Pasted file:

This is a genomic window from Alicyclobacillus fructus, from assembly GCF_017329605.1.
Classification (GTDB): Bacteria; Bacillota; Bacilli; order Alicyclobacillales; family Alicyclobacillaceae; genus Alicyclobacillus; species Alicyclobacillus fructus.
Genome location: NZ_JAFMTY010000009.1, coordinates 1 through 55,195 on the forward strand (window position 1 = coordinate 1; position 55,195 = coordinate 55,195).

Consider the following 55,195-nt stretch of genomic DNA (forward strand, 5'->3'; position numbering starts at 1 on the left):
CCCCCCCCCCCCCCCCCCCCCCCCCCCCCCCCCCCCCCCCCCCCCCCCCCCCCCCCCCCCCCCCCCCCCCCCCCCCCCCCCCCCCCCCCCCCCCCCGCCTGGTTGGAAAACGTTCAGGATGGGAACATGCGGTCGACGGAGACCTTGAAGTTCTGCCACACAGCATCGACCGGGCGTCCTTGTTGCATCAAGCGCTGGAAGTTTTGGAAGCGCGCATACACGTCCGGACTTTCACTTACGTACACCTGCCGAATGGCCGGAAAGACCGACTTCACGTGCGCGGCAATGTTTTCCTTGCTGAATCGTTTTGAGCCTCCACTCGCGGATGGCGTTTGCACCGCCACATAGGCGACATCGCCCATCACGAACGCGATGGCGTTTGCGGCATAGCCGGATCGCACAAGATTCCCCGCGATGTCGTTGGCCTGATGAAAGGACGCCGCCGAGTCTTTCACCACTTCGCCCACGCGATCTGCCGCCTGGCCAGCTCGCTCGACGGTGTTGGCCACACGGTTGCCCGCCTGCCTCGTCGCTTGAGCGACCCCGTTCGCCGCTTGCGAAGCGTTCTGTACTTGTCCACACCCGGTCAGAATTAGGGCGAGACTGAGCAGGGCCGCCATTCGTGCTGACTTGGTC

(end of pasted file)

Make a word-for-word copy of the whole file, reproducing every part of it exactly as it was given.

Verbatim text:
This is a genomic window from Alicyclobacillus fructus, from assembly GCF_017329605.1.
Classification (GTDB): Bacteria; Bacillota; Bacilli; order Alicyclobacillales; family Alicyclobacillaceae; genus Alicyclobacillus; species Alicyclobacillus fructus.
Genome location: NZ_JAFMTY010000009.1, coordinates 1 through 55,195 on the forward strand (window position 1 = coordinate 1; position 55,195 = coordinate 55,195).

Consider the following 55,195-nt stretch of genomic DNA (forward strand, 5'->3'; position numbering starts at 1 on the left):
CCCCCCCCCCCCCCCCCCCCCCCCCCCCCCCCCCCCCCCCCCCCCCCCCCCCCCCCCCCCCCCCCCCCCCCCCCCCCCCCCCCCCCCCCCCCCCCCGCCTGGTTGGAAAACGTTCAGGATGGGAACATGCGGTCGACGGAGACCTTGAAGTTCTGCCACACAGCATCGACCGGGCGTCCTTGTTGCATCAAGCGCTGGAAGTTTTGGAAGCGCGCATACACGTCCGGACTTTCACTTACGTACACCTGCCGAATGGCCGGAAAGACCGACTTCACGTGCGCGGCAATGTTTTCCTTGCTGAATCGTTTTGAGCCTCCACTCGCGGATGGCGTTTGCACCGCCACATAGGCGACATCGCCCATCACGAACGCGATGGCGTTTGCGGCATAGCCGGATCGCACAAGATTCCCCGCGATGTCGTTGGCCTGATGAAAGGACGCCGCCGAGTCTTTCACCACTTCGCCCACGCGATCTGCCGCCTGGCCAGCTCGCTCGACGGTGTTGGCCACACGGTTGCCCGCCTGCCTCGTCGCTTGAGCGACCCCGTTCGCCGCTTGCGAAGCGTTCTGTACTTGTCCACACCCGGTCAGAATTAGGGCGAGACTGAGCAGGGCCGCCATTCGTGCTGACTTGGTC